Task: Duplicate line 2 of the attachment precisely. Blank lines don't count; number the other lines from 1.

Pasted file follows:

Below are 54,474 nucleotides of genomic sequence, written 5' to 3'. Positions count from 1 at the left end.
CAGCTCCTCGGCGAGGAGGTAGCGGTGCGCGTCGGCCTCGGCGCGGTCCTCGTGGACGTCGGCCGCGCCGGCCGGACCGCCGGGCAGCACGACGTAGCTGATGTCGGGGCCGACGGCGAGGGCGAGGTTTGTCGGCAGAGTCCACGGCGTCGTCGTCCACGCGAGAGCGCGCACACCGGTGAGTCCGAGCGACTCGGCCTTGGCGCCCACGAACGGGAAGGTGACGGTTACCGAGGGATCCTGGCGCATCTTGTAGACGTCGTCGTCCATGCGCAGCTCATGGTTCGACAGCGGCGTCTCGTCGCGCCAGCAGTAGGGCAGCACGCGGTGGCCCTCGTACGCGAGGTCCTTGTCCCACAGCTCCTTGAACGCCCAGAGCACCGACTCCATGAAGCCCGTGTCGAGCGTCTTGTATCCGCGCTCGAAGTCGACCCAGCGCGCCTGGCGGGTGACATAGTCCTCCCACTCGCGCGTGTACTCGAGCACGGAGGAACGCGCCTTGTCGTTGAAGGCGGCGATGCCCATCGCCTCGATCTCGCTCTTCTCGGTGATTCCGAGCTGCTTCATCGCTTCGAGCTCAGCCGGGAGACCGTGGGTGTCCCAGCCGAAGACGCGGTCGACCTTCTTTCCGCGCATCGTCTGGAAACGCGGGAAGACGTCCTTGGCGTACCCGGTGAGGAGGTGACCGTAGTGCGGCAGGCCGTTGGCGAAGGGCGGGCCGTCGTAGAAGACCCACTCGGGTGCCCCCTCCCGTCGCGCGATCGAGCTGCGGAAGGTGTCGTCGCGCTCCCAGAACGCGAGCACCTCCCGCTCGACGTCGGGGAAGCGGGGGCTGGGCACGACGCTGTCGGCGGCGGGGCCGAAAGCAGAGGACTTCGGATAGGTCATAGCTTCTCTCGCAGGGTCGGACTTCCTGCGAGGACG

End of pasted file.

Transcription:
CAGCTCCTCGGCGAGGAGGTAGCGGTGCGCGTCGGCCTCGGCGCGGTCCTCGTGGACGTCGGCCGCGCCGGCCGGACCGCCGGGCAGCACGACGTAGCTGATGTCGGGGCCGACGGCGAGGGCGAGGTTTGTCGGCAGAGTCCACGGCGTCGTCGTCCACGCGAGAGCGCGCACACCGGTGAGTCCGAGCGACTCGGCCTTGGCGCCCACGAACGGGAAGGTGACGGTTACCGAGGGATCCTGGCGCATCTTGTAGACGTCGTCGTCCATGCGCAGCTCATGGTTCGACAGCGGCGTCTCGTCGCGCCAGCAGTAGGGCAGCACGCGGTGGCCCTCGTACGCGAGGTCCTTGTCCCACAGCTCCTTGAACGCCCAGAGCACCGACTCCATGAAGCCCGTGTCGAGCGTCTTGTATCCGCGCTCGAAGTCGACCCAGCGCGCCTGGCGGGTGACATAGTCCTCCCACTCGCGCGTGTACTCGAGCACGGAGGAACGCGCCTTGTCGTTGAAGGCGGCGATGCCCATCGCCTCGATCTCGCTCTTCTCGGTGATTCCGAGCTGCTTCATCGCTTCGAGCTCAGCCGGGAGACCGTGGGTGTCCCAGCCGAAGACGCGGTCGACCTTCTTTCCGCGCATCGTCTGGAAACGCGGGAAGACGTCCTTGGCGTACCCGGTGAGGAGGTGACCGTAGTGCGGCAGGCCGTTGGCGAAGGGCGGGCCGTCGTAGAAGACCCACTCGGGTGCCCCCTCCCGTCGCGCGATCGAGCTGCGGAAGGTGTCGTCGCGCTCCCAGAACGCGAGCACCTCCCGCTCGACGTCGGGGAAGCGGGGGCTGGGCACGACGCTGTCGGCGGCGGGGCCGAAAGCAGAGGACTTCGGATAGGTCATAGCTTCTCTCGCAGGGTCGGACTTCCTGCGAGGACG